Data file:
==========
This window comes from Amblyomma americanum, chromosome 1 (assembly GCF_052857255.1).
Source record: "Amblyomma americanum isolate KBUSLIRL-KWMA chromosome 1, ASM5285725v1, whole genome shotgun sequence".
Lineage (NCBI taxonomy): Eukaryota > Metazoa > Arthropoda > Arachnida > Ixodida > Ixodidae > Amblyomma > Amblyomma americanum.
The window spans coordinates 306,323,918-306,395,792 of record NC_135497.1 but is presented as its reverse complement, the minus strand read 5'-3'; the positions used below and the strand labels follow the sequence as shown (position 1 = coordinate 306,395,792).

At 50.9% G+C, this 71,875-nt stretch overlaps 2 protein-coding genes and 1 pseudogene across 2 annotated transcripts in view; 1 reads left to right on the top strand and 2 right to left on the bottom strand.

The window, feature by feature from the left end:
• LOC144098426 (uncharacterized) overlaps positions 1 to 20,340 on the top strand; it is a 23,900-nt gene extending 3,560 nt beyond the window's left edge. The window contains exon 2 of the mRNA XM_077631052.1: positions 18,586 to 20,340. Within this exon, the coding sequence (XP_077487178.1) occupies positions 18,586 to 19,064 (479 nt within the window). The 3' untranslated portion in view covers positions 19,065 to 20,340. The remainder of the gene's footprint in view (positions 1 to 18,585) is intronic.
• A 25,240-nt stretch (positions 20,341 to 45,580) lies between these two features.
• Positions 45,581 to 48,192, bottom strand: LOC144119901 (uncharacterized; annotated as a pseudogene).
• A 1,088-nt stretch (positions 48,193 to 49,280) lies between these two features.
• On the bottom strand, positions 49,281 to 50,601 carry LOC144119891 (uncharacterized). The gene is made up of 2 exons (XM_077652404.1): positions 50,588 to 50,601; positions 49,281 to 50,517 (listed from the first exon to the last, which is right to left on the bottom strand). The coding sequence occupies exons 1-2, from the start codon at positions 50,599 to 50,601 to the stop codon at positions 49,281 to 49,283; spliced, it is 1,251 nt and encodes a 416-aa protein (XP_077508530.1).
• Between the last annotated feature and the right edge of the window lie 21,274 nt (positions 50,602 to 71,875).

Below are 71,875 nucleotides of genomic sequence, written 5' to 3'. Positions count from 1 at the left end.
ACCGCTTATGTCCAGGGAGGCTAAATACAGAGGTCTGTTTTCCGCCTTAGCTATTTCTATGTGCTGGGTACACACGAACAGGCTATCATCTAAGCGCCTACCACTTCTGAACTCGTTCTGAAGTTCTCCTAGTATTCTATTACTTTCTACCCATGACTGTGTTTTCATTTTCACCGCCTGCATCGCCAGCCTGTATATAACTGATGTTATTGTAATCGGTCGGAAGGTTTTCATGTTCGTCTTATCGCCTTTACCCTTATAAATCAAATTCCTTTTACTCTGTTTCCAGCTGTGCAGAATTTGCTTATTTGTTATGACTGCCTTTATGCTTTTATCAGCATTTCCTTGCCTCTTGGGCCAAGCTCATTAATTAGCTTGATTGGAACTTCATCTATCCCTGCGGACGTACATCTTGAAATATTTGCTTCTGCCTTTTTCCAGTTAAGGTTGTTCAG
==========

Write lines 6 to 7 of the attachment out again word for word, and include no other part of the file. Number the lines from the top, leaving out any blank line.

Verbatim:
The window, feature by feature from the left end:
• LOC144098426 (uncharacterized) overlaps positions 1 to 20,340 on the top strand; it is a 23,900-nt gene extending 3,560 nt beyond the window's left edge. The window contains exon 2 of the mRNA XM_077631052.1: positions 18,586 to 20,340. Within this exon, the coding sequence (XP_077487178.1) occupies positions 18,586 to 19,064 (479 nt within the window). The 3' untranslated portion in view covers positions 19,065 to 20,340. The remainder of the gene's footprint in view (positions 1 to 18,585) is intronic.